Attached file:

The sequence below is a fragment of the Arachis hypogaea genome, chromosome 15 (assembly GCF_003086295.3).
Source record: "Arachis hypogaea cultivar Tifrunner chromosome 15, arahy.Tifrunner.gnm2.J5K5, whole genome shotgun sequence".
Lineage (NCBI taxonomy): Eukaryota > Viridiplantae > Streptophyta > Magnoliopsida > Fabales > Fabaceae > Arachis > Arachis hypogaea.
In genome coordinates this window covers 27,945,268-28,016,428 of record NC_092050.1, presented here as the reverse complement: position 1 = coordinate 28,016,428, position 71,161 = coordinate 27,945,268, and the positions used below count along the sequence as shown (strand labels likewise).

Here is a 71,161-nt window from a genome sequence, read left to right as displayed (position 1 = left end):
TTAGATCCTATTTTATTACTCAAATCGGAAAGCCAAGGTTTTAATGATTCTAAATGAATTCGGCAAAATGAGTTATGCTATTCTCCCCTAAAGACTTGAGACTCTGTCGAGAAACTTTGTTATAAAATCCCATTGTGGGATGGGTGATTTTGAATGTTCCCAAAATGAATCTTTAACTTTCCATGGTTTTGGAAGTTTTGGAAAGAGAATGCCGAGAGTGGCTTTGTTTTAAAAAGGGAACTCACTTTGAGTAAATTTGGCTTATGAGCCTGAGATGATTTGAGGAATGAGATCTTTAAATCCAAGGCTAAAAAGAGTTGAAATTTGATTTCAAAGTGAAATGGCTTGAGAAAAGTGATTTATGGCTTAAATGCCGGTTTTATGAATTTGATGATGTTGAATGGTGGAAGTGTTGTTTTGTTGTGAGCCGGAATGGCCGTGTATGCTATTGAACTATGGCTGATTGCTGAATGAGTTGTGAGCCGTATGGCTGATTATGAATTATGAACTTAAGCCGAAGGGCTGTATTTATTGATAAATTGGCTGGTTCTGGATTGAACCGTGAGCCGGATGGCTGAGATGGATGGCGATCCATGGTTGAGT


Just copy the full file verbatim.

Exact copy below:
The sequence below is a fragment of the Arachis hypogaea genome, chromosome 15 (assembly GCF_003086295.3).
Source record: "Arachis hypogaea cultivar Tifrunner chromosome 15, arahy.Tifrunner.gnm2.J5K5, whole genome shotgun sequence".
Lineage (NCBI taxonomy): Eukaryota > Viridiplantae > Streptophyta > Magnoliopsida > Fabales > Fabaceae > Arachis > Arachis hypogaea.
In genome coordinates this window covers 27,945,268-28,016,428 of record NC_092050.1, presented here as the reverse complement: position 1 = coordinate 28,016,428, position 71,161 = coordinate 27,945,268, and the positions used below count along the sequence as shown (strand labels likewise).

Here is a 71,161-nt window from a genome sequence, read left to right as displayed (position 1 = left end):
TTAGATCCTATTTTATTACTCAAATCGGAAAGCCAAGGTTTTAATGATTCTAAATGAATTCGGCAAAATGAGTTATGCTATTCTCCCCTAAAGACTTGAGACTCTGTCGAGAAACTTTGTTATAAAATCCCATTGTGGGATGGGTGATTTTGAATGTTCCCAAAATGAATCTTTAACTTTCCATGGTTTTGGAAGTTTTGGAAAGAGAATGCCGAGAGTGGCTTTGTTTTAAAAAGGGAACTCACTTTGAGTAAATTTGGCTTATGAGCCTGAGATGATTTGAGGAATGAGATCTTTAAATCCAAGGCTAAAAAGAGTTGAAATTTGATTTCAAAGTGAAATGGCTTGAGAAAAGTGATTTATGGCTTAAATGCCGGTTTTATGAATTTGATGATGTTGAATGGTGGAAGTGTTGTTTTGTTGTGAGCCGGAATGGCCGTGTATGCTATTGAACTATGGCTGATTGCTGAATGAGTTGTGAGCCGTATGGCTGATTATGAATTATGAACTTAAGCCGAAGGGCTGTATTTATTGATAAATTGGCTGGTTCTGGATTGAACCGTGAGCCGGATGGCTGAGATGGATGGCGATCCATGGTTGAGT